One of the most frustrating portions of the narrative to me is that the story closely follows the adventures of Joseph after he is sold, but doesn’t tell us much about what’s going on with the brothers, until many years later when we learn there’s a famine in the land (and ultimately, they are reunited).  In some ways, that’s why it’s almost refreshing to have the Judah and Tamar interlude included in this week’s portion (as weird as it is) – to remind us that there were 11 other brothers who each had their own life trials and tribulations leading up to (spoiler alert!) the eventual reconciliation with Joseph in Egypt.  The brothers had to grow up themselves before they would be able to pass Joseph’s tests, and as a result of passing, have their lives spared from starvation. 

Joseph too had to grow up, and demonstrates his maturity by noting the overarching Divine plan that while not great for him personally at times, allowed for his entire family to be saved.

We are all, as human beings, on our own unique paths.  Some of us grow up more quickly than others.  Some need more time to develop.  Some need to get anger and hatred out of their systems.  In the end, we need to respect the process of the journey, own up to our shortcomings, acknowledge that we all have room to grow, and trust that things will fall into place. 

Wednesday, November 13, 2013

Brothers and Sisters

13 Kislev 5774 / Nov. 15-16, 2013

In this week’s portion, Vayishlach, Jacob’s past catches up with him (or rather, is heading right towards him with 400 men), as he prepares to encounter his brother Esau for the first time in over 20 years.  Jacob obviously is fearful about this encounter, given that he not only traded Esau some stew for his birthright, but also stole Esau’s blessing from Isaac by disguising himself and lying to his father.  I suppose you could say his fears were well founded.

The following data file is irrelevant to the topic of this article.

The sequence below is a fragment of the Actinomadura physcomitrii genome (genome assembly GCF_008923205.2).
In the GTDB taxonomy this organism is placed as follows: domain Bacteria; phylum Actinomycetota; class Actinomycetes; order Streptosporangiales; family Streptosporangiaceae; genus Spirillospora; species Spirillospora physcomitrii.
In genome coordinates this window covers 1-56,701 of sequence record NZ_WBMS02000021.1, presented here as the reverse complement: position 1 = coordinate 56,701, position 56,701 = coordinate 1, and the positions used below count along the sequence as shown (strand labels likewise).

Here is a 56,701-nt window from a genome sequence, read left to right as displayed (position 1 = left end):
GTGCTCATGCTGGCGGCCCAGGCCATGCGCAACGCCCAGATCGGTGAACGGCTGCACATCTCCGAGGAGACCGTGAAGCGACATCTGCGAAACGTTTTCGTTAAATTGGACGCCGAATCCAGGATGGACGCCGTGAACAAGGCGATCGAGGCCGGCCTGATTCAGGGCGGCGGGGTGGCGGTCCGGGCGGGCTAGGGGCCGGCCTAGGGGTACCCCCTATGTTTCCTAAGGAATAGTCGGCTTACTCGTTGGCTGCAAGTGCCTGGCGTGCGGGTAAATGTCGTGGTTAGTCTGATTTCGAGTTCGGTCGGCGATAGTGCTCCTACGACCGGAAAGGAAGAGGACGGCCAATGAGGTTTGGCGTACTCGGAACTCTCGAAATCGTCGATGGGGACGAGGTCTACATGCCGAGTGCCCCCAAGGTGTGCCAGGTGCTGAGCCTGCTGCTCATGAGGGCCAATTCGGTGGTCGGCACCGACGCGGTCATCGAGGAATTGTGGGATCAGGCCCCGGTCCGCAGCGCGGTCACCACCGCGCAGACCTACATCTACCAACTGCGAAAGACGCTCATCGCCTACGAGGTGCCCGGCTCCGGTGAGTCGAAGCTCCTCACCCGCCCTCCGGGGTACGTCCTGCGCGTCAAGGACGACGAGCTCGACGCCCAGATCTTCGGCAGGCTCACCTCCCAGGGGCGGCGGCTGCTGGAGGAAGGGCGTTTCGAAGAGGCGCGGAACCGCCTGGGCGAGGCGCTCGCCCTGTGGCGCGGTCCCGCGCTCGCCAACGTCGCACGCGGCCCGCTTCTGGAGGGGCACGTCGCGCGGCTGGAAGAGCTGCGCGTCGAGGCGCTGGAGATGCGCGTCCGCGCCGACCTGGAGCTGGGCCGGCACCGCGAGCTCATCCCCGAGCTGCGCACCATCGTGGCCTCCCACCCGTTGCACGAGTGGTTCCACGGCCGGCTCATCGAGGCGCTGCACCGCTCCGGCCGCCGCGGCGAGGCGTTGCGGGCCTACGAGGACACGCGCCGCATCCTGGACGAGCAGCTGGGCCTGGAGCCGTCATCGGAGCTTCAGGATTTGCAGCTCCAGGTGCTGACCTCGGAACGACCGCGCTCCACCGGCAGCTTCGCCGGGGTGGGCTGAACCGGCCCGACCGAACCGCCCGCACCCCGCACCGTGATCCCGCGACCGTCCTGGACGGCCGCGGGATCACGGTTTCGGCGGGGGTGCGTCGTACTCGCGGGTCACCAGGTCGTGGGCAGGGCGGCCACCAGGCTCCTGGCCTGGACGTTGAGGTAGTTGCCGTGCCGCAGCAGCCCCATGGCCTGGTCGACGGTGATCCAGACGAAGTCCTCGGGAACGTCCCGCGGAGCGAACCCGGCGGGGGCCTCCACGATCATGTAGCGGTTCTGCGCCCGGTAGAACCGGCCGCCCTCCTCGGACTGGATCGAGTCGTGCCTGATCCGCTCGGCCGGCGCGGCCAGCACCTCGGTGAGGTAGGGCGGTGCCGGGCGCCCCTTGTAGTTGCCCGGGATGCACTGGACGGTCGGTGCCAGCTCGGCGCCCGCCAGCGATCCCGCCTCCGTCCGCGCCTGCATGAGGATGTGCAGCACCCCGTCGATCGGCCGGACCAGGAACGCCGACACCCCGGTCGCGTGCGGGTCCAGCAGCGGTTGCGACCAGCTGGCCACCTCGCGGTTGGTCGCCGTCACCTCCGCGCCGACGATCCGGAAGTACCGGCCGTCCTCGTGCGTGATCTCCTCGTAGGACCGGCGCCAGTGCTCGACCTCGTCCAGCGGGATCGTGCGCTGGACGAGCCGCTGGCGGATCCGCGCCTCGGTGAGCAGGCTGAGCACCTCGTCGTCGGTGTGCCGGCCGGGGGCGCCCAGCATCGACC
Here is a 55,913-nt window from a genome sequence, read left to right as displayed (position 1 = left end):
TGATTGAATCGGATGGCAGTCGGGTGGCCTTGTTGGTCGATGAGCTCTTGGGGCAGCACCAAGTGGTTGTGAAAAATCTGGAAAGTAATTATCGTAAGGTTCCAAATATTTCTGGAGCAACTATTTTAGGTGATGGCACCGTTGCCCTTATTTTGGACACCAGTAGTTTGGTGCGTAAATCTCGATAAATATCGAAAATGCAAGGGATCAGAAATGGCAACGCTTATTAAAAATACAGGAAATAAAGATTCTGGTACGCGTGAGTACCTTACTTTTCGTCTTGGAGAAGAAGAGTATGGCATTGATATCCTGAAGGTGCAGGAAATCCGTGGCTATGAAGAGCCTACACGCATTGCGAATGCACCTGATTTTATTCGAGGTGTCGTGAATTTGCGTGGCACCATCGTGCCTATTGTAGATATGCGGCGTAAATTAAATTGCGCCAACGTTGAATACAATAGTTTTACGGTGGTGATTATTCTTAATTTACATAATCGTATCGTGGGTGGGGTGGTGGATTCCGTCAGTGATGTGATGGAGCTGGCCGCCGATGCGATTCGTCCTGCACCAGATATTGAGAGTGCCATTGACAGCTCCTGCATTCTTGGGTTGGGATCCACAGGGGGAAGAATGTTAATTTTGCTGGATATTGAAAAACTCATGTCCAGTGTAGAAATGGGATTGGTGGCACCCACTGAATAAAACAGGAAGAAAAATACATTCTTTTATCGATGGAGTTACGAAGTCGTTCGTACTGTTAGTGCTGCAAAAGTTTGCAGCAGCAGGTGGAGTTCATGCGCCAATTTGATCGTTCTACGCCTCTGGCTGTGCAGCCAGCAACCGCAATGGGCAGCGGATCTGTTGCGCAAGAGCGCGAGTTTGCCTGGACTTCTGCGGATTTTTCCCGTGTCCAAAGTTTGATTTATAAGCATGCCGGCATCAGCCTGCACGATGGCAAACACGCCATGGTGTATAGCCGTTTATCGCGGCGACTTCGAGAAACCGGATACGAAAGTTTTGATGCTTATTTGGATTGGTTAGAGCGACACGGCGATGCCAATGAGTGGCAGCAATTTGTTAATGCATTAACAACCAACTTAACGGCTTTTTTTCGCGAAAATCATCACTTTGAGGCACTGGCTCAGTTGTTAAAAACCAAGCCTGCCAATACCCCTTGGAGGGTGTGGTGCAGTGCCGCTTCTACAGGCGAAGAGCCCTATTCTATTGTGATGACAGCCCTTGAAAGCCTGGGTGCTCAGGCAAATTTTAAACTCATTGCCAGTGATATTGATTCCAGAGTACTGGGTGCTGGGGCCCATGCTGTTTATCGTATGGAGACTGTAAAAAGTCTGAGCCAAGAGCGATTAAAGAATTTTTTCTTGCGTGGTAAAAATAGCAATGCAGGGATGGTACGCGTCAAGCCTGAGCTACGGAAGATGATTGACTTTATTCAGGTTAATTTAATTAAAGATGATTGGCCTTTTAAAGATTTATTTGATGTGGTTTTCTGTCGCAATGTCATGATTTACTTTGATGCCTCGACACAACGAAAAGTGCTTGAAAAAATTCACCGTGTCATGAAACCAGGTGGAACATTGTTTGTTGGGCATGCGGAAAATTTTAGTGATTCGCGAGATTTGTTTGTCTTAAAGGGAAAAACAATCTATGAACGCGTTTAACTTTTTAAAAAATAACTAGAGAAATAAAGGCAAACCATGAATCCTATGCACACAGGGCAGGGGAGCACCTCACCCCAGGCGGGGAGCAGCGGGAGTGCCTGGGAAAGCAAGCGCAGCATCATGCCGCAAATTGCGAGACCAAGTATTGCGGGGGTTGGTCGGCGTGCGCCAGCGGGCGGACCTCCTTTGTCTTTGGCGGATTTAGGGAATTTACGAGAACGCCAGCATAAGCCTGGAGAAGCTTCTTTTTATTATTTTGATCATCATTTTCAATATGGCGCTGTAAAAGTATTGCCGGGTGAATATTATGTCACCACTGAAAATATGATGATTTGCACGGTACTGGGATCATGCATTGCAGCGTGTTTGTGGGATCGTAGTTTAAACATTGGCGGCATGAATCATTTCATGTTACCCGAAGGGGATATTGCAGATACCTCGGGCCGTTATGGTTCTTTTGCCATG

Often lost in the hustle and bustle of the narrative is the reality that in addition to being a man who played favorites with his wife and children and who had some shady dealings with his uncle Laban, Jacob was a terrible brother.  We could argue that it was his preordained destiny (/ God’s plan for him) to steal both Esau’s birthright and blessing, but ultimately, I can’t help but struggle with the fact that we’re the descendants of someone (and we celebrate such!) who would treat his own kin so poorly.

You’d like to think that Jacob’s shortcomings didn’t rub off on his own children, and we find a compelling (positive?) example later in this week’s portion when two of Jacob’s sons (Simeon and Levi) slaughter an entire town for their sake of their sister Dinah’s honor.  And yet, we know that ultimately, Jacob’s sons have such hatred for their brother Joseph (Jacob’s favorite) that they sell him into slavery.